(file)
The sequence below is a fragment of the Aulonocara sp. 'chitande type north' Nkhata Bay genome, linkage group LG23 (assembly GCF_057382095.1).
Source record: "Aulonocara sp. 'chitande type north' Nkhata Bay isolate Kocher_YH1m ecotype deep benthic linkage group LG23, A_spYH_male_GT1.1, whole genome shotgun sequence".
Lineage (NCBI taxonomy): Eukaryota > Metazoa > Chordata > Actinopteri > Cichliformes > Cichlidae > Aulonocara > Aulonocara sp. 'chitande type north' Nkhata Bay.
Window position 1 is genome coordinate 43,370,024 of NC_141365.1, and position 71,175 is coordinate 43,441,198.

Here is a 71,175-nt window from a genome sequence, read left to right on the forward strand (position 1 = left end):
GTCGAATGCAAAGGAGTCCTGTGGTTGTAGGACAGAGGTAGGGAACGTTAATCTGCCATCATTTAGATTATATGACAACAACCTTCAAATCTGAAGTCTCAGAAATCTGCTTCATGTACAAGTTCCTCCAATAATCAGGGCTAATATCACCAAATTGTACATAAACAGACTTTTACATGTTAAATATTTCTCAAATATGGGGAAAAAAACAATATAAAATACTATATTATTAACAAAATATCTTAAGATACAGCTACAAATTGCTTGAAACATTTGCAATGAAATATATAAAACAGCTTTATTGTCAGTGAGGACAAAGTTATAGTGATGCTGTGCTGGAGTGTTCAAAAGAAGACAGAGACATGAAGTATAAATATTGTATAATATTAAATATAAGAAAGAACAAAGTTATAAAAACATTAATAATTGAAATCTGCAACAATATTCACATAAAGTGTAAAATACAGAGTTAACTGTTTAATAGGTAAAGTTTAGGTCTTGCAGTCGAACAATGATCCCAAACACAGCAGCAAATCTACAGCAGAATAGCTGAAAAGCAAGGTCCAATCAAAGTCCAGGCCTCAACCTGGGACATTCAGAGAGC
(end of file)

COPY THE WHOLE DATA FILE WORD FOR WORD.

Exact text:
The sequence below is a fragment of the Aulonocara sp. 'chitande type north' Nkhata Bay genome, linkage group LG23 (assembly GCF_057382095.1).
Source record: "Aulonocara sp. 'chitande type north' Nkhata Bay isolate Kocher_YH1m ecotype deep benthic linkage group LG23, A_spYH_male_GT1.1, whole genome shotgun sequence".
Lineage (NCBI taxonomy): Eukaryota > Metazoa > Chordata > Actinopteri > Cichliformes > Cichlidae > Aulonocara > Aulonocara sp. 'chitande type north' Nkhata Bay.
Window position 1 is genome coordinate 43,370,024 of NC_141365.1, and position 71,175 is coordinate 43,441,198.

Here is a 71,175-nt window from a genome sequence, read left to right on the forward strand (position 1 = left end):
GTCGAATGCAAAGGAGTCCTGTGGTTGTAGGACAGAGGTAGGGAACGTTAATCTGCCATCATTTAGATTATATGACAACAACCTTCAAATCTGAAGTCTCAGAAATCTGCTTCATGTACAAGTTCCTCCAATAATCAGGGCTAATATCACCAAATTGTACATAAACAGACTTTTACATGTTAAATATTTCTCAAATATGGGGAAAAAAACAATATAAAATACTATATTATTAACAAAATATCTTAAGATACAGCTACAAATTGCTTGAAACATTTGCAATGAAATATATAAAACAGCTTTATTGTCAGTGAGGACAAAGTTATAGTGATGCTGTGCTGGAGTGTTCAAAAGAAGACAGAGACATGAAGTATAAATATTGTATAATATTAAATATAAGAAAGAACAAAGTTATAAAAACATTAATAATTGAAATCTGCAACAATATTCACATAAAGTGTAAAATACAGAGTTAACTGTTTAATAGGTAAAGTTTAGGTCTTGCAGTCGAACAATGATCCCAAACACAGCAGCAAATCTACAGCAGAATAGCTGAAAAGCAAGGTCCAATCAAAGTCCAGGCCTCAACCTGGGACATTCAGAGAGC